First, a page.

The Milwaukee Brewers and Corey Hart engaged in the offseason’s first arbitration this week, and the decision came back yesterday: victory for Hart, who’d requested $4.8 million, which was $650k more than the Brewers had offered. Given that Hart was just average last year (100 OPS+), and below average in 2008 (98 OPS+), the figure is both surprising and terrifying for a guy in his second year of arbitration.

“I’m ecstatic. To be honest I was surprised,” said Hart. “I walked out of there yesterday and told my wife that I didn’t think it was going to go our way. If you look at the numbers, they go the teams’ way more often than not. I felt like we had a good case, but when you sit there for two and a half hours listening to them say you’re not very good, it’s hard to feel very confident about it.

“It wasn’t fun, but I went in there expecting it to be worse. I actually got to talk to Gord [Ash, Milwaukee’s assistant GM] right before it and he was very genuine when he said that regardless of what happened, I’m still the right fielder and they want me to have a good season. This was just business.”

Well, it’s easy to be kind when you win.

So what does this mean for the Chicago Cubs and Ryan Theriot?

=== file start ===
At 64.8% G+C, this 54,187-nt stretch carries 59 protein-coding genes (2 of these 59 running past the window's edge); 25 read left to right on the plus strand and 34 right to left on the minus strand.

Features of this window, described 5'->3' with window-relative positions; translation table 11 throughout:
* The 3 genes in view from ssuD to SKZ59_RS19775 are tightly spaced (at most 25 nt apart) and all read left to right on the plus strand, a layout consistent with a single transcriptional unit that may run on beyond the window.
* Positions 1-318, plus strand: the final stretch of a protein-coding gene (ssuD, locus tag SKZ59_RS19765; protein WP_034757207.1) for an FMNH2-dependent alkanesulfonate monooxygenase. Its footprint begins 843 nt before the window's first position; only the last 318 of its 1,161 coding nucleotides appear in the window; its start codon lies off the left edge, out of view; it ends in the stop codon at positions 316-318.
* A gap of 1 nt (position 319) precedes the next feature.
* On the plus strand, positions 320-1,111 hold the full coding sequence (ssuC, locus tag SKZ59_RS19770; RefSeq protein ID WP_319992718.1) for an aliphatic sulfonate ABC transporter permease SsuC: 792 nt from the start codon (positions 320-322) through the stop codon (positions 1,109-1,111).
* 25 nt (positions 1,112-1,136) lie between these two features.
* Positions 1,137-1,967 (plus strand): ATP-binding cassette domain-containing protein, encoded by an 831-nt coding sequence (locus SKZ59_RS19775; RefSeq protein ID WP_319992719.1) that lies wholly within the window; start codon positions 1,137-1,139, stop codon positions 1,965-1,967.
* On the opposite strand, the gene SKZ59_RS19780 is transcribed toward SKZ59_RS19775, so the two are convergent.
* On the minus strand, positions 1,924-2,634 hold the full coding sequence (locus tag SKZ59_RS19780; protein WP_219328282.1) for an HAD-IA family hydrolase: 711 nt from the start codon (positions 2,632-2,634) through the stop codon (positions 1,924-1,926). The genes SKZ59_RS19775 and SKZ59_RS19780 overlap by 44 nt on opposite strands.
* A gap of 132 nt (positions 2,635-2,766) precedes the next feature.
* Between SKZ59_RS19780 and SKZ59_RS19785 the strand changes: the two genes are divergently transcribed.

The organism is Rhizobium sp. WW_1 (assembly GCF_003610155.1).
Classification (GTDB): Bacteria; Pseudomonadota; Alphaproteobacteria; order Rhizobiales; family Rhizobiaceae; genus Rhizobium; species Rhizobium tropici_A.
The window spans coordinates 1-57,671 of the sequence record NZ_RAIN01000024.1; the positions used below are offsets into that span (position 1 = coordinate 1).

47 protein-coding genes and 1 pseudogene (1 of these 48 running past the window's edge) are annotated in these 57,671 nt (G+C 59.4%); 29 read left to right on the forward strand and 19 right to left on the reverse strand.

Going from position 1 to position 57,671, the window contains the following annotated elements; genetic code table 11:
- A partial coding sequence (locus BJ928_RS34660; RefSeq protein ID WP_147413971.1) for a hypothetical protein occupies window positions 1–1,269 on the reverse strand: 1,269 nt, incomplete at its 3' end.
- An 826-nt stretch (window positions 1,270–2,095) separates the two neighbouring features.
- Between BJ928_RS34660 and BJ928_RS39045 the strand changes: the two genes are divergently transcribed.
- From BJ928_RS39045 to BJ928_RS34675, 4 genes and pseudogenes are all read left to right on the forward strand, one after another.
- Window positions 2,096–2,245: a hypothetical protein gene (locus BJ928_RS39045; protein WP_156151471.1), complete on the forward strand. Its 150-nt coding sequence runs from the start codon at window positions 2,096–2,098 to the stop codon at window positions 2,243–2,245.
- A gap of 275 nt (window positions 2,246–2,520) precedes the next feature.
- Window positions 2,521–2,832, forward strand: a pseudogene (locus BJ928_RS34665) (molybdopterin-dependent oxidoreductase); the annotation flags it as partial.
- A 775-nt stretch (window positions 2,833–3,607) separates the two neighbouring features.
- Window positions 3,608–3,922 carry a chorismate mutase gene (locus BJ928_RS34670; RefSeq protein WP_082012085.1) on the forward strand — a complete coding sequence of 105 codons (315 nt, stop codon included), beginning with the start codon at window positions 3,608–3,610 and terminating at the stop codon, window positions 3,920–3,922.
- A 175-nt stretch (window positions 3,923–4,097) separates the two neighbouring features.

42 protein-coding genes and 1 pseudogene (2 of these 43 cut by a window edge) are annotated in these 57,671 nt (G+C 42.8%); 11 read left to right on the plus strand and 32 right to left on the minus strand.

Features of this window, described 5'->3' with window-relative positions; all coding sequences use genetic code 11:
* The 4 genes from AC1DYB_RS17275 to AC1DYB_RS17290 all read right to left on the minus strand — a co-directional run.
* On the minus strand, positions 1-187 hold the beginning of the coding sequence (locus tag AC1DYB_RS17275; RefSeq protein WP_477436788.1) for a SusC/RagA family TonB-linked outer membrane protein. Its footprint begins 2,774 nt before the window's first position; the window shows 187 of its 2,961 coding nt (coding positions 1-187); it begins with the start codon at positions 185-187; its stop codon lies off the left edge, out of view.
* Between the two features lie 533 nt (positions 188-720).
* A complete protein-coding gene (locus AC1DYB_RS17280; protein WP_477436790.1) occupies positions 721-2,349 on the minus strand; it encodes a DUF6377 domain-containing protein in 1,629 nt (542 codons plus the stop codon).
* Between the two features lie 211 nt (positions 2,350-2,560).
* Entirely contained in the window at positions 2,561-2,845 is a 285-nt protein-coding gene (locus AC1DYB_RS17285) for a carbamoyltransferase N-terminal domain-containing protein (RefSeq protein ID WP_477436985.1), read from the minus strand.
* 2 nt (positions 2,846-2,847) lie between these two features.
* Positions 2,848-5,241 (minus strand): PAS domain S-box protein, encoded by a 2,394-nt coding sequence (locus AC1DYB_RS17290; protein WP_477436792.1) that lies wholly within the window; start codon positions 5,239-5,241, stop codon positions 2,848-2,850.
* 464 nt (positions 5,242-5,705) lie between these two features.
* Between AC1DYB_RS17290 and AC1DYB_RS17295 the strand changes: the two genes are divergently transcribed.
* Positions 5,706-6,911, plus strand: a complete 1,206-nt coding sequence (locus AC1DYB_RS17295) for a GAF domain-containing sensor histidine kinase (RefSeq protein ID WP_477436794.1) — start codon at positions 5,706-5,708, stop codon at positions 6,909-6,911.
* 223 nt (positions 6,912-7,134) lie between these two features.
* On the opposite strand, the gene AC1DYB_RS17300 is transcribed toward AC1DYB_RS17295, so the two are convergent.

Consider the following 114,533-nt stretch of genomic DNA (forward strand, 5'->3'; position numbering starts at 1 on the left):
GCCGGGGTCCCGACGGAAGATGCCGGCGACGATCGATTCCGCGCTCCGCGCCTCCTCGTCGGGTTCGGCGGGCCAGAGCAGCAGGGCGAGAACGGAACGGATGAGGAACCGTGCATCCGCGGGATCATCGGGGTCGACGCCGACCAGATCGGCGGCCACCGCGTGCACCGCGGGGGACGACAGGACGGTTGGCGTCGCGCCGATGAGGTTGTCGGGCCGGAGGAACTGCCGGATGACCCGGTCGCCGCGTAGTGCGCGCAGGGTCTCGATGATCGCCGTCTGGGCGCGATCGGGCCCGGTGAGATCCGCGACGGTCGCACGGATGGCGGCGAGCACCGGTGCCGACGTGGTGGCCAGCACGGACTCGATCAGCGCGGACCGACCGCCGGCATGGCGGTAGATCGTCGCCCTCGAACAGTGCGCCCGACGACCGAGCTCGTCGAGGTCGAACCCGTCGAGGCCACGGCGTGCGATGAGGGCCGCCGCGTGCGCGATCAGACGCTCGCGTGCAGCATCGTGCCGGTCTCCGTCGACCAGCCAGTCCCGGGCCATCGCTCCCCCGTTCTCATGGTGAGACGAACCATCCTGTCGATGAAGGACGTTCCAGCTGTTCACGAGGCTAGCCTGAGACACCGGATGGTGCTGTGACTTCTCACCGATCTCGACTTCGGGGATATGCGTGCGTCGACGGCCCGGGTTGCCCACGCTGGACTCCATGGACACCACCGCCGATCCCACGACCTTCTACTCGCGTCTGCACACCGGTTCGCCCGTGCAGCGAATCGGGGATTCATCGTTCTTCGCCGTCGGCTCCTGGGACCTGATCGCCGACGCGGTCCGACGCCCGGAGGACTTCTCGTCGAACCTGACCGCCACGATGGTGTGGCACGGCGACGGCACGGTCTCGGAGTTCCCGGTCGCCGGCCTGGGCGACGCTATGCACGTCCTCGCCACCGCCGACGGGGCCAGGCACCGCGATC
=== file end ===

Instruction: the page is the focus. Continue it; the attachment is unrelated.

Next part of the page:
I wouldn’t read too much into the decision here, as all of the arbitrations are independent, and we have no way of know what actually convinced the arbitrator that Hart was worth $4.8 million. The Cubs have a very good case for why Ryan Theriot, in his first year of arbitration, is not worth $3.4 million – he’s been average or below average offensively for a couple of his seasons, he regressed badly last year, he’s nothing special defensively.

Of course, that sounds very similar to the case the Brewers had against Hart.

  • Lance

    I just don’t understand why anyone cares about this arbitration case. I understand (I guess) the Theriot hatred, but with all of the money that Jimbo has blown over the past few years, what’s another couple of hundred thou for Theriot? He’s just trying to get as much as he possibly can, and there’s no downside for the player. He’s either going to get what he was offered or more–not less. What would make arbitration more interesting would be for there to be a result outside of the parameters

    • Ace

      I think folks care because, given how tight the Cubs have been with their budget this year, a $1 million difference is a big deal with respect to whether the Cubs will be able to add – either in camp or at the deadline. It also impacts whether Theriot has a future with the Cubs – an extra $1 million this year becomes an extra $1.2 million or so next year.

      • Aisle 424

        Also, overpriced contracts are harder to move for value. Theriot is one of the few Cubs that could realistically be traded for something useful (either this year or next) if/when Castro kicks down the door to the major league roster.

        • Ace

          Very good point, though it’s hard to picture the Cubs not wedding themselves to Theriot at second base if Castro takes over at short. They just love him that much. Plus, not sure who in the system would push him off second in the next two years (i.e., before he’s a free agent).